John 16:27
For the Father himself loveth you, because ye have loved me, and have believed that I came out from God.
Jump to: AlfordBarnesBengelBensonBICalvinCambridgeChrysostomClarkeDarbyEllicottExpositor'sExp DctExp GrkGaebeleinGSBGillGrayGuzikHaydockHastingsHomileticsICCJFBKellyKingLangeMacLarenMHCMHCWMeyerParkerPNTPoolePulpitSermonSCOTeedTTBVWSWESTSK
(27) For the Father himself loveth you, because ye have loved me.—Comp. Notes on John 14:21; John 14:23. The introduction of the thought again here reminds us that, although in the fulness of the higher spiritual life there is communion between the Father and the human spirit, because the Father Himself ever loveth the heart which can receive His love, this power to receive the love of the Father is itself the result of loving the Son, who has revealed Him. Our Lord is leading them to the fuller truths of spiritual communion with God, and even tells them that this will be independent of mediation; but the very words which tell them that it will be independent of mediation, tell them that all depends upon His own mediation and the manifestation of the love of God in His own person.

And have believed that I came out from God.—The reading is uncertain. Several of the better MSS. read, “. . . that I came forth from the Father.” (Comp. the first words of the next verse and John 13:3.) The perfect tenses represent their love and faith as completed, and continuing in the present. It is striking that the order of the words makes faith’ follow love. This order may be chosen to mark emphatically the connection between the Father’s love for the disciples and their love for the Son; but it also suggests that their convictions were the result of having their hearts opened by love so that they received the truth.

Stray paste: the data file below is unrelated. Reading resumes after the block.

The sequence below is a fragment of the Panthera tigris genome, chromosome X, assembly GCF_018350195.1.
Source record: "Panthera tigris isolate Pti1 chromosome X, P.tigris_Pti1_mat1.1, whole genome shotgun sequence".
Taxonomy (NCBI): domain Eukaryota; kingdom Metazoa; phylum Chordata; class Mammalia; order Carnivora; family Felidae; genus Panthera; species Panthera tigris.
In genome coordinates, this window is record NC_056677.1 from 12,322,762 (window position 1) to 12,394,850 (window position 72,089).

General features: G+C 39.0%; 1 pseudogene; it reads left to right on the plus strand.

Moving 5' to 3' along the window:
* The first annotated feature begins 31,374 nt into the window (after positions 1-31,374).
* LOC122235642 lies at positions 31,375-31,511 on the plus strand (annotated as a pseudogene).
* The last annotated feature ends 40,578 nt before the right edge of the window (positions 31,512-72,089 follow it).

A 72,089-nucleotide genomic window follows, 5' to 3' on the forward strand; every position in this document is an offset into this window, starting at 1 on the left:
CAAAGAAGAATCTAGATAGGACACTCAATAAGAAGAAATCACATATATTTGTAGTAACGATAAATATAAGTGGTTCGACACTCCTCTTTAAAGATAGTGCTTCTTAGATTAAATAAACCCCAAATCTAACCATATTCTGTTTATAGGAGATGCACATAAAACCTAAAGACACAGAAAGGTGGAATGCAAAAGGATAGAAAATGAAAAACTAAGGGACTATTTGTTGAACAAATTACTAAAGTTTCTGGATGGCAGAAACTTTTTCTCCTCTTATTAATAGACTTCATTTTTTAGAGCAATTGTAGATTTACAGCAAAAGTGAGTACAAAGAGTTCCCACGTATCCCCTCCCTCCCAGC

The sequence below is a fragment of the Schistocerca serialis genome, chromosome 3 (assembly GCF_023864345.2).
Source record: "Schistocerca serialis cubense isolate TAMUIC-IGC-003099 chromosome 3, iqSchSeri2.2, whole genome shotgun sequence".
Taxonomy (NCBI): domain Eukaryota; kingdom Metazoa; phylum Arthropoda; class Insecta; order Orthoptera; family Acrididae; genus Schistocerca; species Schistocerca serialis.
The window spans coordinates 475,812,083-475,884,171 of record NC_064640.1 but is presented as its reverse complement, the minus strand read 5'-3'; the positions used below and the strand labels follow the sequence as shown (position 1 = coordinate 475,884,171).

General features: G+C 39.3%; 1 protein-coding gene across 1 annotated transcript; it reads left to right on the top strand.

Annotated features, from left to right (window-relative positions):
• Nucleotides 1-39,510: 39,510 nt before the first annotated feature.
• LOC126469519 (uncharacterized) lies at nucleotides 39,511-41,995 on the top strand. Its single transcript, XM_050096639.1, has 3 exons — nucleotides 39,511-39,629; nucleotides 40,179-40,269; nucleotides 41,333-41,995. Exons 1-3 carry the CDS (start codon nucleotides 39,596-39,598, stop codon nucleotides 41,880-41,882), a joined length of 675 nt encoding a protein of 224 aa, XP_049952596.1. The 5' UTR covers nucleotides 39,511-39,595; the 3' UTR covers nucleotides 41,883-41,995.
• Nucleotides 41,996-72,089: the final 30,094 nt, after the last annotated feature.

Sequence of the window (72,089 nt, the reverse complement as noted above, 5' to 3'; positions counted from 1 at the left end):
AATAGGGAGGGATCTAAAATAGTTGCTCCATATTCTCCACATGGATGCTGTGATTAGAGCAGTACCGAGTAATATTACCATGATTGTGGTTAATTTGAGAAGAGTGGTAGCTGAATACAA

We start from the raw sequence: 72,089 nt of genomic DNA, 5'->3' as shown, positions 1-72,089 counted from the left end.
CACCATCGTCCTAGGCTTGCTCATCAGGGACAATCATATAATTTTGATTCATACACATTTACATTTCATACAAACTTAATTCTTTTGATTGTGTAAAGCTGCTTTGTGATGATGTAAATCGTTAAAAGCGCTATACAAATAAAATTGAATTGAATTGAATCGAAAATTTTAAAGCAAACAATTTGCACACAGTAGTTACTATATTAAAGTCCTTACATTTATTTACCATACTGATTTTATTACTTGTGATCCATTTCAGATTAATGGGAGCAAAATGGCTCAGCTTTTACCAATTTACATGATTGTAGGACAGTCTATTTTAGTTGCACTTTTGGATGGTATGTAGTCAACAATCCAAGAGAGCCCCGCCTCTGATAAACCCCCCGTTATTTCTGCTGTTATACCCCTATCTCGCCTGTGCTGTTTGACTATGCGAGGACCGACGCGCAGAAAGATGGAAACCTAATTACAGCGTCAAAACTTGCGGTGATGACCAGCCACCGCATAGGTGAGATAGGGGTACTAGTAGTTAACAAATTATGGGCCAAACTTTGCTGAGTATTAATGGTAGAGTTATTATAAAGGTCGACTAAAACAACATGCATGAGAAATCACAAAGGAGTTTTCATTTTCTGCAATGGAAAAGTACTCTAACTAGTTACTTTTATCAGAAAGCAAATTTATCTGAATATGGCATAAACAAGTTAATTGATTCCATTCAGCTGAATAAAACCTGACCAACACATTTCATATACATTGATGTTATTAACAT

16:23-27 Asking of the Father shows a sense of spiritual wants, and a desire of spiritual blessings, with conviction that they are to be had from God only. Asking in Christ's name, is acknowledging our unworthiness to receive any favours from God, and shows full dependence upon Christ as the Lord our Righteousness. Our Lord had hitherto spoken in short and weighty sentences, or in parables, the import of which the disciples did not fully understand, but after his resurrection he intended plainly to teach them such things as related to the Father and the way to him, through his intercession. And the frequency with which our Lord enforces offering up petitions in his name, shows that the great end of the mediation of Christ is to impress us with a deep sense of our sinfulness, and of the merit and power of his death, whereby we have access to God. And let us ever remember, that to address the Father in the name of Christ, or to address the Son as God dwelling in human nature, and reconciling the world to himself, are the same, as the Father and Son are one.See John 14:21, John 14:23. 27. For the Father himself loveth you, because ye have loved me—This love of theirs is that which is called forth by God's eternal love in the gift of His Son mirrored in the hearts of those who believe, and resting on His dear Son. I need not tell you (to beget in you a confidence that your prayers should be heard) that I will pray to the Father for you; for my Father himself hath such a love for you, that you may from thence alone conclude that he will hear you. And though my Father’s love to you be an everlasting love, which hath no cause in the creature; yet as to the manifestations of my Father’s love, they are further drawn forth by the love which he seeth you bear to me, and by your receiving me, who am the Messiah, and came forth from God, to perform the work of man’s redemption.